Marrakech, Inc. Recognizes Dwight Hall with Its Founders’ Award

In honor of its 50th anniversary and in recognition of its beginnings at Dwight Hall in 1971, the nonprofit organization Marrakech has honored Dwight Hall with a Founders’ Award. Marrakech, Inc. is an organization with over 700 employees that provides a broad array of programs for people in Connecticut with and without disabilities. Dwight Hall is proud to accept the Founders’ Award and to acknowledge our shared history with Marrakech, a history which reflects our collective dedication to creating positive change in the New Haven community.

As Yale’s Center for Public Service and Social Justice, Dwight Hall partnered with Marrakech in the spring of 1971, when undergraduates Susan Waisbren ’71 and Frances Brody ’72 dared to envision a “halfway house” where young women with intellectual and developmental disabilities could live in a supportive community and gain critical life skills outside of an institution.

Both Susan and Frances modeled how students should engage with the community: they balanced relationships with the New Haven Regional Center, academic researchers, city government, funders, and other entities while keeping the eight young women in the original Marrakech program as their primary focus. Dwight Hall provided guidance along the way, chiefly through the advisement of the legendary Herb Cahoon.

Throughout the 1970s, several Dwight Hall Summer Interns continued to support the operations of Marrakech as its mission and programs expanded. At various points during these early years, students combatted zoning regulations, developed new revenue streams, and de-stigmatized the self-sufficiency and independence of young adults living with disabilities in the community.

Students working in close collaboration with the community achieved something extraordinary.  As Susan and Frances wrote in their program report following the summer of 1971: “We never really wanted normalization. We wanted something better. Too often, normalcy in our society means conformity and compromise. We strove for consciousness, tolerance, and imagination.”

Susan Weisbren from 1971 and today
Susan Waisbren ’71 as a Yale student (left) and today (right) as a neuropsychologist and Associate Professor of Pediatrics at Harvard Medical School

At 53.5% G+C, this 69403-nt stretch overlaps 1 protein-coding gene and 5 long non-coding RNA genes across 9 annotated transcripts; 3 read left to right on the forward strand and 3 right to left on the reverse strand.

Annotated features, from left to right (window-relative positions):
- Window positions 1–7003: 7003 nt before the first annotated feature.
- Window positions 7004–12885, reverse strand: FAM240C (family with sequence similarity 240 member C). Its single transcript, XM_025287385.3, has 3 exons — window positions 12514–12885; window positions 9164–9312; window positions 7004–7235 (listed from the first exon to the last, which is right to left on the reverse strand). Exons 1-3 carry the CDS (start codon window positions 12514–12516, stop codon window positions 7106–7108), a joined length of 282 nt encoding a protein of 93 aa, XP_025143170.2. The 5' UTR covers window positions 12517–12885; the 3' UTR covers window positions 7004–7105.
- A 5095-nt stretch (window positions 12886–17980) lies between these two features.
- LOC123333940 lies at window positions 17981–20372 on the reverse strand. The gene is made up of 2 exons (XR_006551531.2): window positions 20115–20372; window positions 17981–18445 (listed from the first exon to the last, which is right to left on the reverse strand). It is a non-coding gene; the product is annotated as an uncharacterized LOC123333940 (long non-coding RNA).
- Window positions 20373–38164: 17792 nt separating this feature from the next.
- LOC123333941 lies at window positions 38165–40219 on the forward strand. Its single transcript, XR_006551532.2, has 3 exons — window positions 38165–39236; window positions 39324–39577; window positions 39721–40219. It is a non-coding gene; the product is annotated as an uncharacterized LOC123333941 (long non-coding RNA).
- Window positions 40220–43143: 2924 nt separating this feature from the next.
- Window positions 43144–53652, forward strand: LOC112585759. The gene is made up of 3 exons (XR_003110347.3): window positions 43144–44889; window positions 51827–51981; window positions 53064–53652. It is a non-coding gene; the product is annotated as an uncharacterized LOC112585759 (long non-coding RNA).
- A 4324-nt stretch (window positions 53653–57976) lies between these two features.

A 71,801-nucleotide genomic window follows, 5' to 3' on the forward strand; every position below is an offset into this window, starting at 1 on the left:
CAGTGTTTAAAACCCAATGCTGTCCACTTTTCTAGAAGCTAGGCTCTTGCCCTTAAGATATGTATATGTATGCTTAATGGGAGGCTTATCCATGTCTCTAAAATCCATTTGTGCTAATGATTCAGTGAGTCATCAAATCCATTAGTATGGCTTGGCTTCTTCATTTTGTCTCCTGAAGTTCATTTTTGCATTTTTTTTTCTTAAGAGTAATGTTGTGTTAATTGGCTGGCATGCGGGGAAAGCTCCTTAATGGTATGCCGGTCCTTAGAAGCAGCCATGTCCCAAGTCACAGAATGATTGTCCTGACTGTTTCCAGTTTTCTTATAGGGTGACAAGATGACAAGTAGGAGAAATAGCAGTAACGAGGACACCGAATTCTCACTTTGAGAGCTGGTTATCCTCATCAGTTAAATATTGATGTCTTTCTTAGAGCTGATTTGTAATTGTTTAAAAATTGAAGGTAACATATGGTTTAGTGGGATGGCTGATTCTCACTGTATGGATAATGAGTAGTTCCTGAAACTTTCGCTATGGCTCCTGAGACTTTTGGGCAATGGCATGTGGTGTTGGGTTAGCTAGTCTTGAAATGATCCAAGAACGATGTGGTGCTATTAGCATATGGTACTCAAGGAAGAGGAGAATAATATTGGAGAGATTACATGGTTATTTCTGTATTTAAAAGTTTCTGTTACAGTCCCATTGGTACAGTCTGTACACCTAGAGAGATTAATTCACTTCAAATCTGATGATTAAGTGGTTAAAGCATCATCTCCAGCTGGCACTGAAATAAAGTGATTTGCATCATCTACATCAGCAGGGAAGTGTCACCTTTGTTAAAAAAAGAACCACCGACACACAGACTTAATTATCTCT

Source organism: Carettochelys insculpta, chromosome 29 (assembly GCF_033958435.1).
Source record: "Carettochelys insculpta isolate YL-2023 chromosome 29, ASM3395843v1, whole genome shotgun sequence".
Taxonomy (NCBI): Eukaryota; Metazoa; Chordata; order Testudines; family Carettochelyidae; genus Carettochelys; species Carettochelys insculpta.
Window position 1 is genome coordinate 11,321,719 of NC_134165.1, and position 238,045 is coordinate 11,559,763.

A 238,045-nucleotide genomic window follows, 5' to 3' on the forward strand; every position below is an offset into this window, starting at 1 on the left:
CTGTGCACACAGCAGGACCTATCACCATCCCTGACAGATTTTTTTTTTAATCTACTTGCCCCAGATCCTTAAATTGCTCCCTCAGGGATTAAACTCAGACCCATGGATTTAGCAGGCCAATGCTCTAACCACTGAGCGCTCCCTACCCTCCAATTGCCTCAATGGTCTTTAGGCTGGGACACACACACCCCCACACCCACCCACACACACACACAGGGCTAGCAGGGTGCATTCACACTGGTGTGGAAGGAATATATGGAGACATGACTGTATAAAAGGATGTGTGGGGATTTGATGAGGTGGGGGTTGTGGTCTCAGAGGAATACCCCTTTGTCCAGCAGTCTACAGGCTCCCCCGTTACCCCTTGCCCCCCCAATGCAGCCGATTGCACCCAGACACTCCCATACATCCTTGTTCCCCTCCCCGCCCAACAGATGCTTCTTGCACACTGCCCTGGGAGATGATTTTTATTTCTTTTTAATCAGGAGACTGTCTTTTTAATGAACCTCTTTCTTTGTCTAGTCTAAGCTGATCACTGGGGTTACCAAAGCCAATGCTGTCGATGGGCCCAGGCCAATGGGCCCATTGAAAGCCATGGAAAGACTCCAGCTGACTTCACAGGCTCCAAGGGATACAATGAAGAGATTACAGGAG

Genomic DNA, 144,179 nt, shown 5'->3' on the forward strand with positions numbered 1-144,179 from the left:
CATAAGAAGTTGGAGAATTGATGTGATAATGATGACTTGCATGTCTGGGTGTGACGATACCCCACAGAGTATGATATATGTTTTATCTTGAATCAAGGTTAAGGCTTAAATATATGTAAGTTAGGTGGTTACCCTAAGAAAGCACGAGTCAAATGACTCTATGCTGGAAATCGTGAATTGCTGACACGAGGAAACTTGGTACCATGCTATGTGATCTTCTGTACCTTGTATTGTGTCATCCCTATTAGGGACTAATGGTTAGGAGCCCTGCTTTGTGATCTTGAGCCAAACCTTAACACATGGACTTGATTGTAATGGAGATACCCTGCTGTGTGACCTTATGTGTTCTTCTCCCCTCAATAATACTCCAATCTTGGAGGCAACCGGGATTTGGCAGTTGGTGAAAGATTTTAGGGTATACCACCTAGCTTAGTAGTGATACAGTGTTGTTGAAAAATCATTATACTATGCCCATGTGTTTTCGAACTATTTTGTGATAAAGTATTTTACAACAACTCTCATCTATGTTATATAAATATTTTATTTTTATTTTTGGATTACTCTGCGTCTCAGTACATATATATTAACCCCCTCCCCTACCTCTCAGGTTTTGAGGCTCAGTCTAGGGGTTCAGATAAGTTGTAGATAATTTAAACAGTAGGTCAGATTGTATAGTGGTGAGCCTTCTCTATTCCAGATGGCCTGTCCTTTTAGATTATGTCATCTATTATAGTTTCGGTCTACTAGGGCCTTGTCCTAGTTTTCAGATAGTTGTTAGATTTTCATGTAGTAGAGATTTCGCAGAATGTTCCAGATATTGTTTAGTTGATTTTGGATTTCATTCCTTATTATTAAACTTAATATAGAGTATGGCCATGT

Collaborative efforts with Marrakech also spurred innovation and growth at Dwight Hall. In the 1980s and 1990s, Dwight Hall expanded its role as an incubator for innovative programs when it served as a fiscal sponsor for the Association of Artisans to Cane, a program which has since become part of Marrakech’s East Street Arts.  Today, Dwight Hall’s Emerging Projects initiative supports the continued development of local community partners. 

At Dwight Hall, we believe in change. In these uncertain times, we believe change has never been more important. That is why we do everything we can to make social change a reality. Marrakech is a deeply valued partner in this vision for lasting social change. 

Congratulations to Marrakech on its first half a century milestone. Dwight Hall looks forward to the next 50 years!

About the Author

Lydia Burleson

Lydia Burleson served as the Communications and Alumni Engagement Associate for Dwight Hall at Yale, Center for Public Service and Social Justice from June 2021-June 2022. A first-generation low-income student from rural Texas, Lydia graduated from Yale cum laude in 2021 with a degree in English and a nonfiction creative writing concentration. During her college years, Lydia increased awareness of marginalized voices with the public writing she did for The Yale Daily News and the Yale Admissions office. Her Dwight Hall experiences included free college advising with student-led member groups REACH and Matriculate. Dwight Hall empowered Lydia to uplift other disadvantaged students and to increase access to education for people who might not have otherwise received these resources. She is currently completing an English PhD at Stanford University with a Knight-Hennessy Fellowship.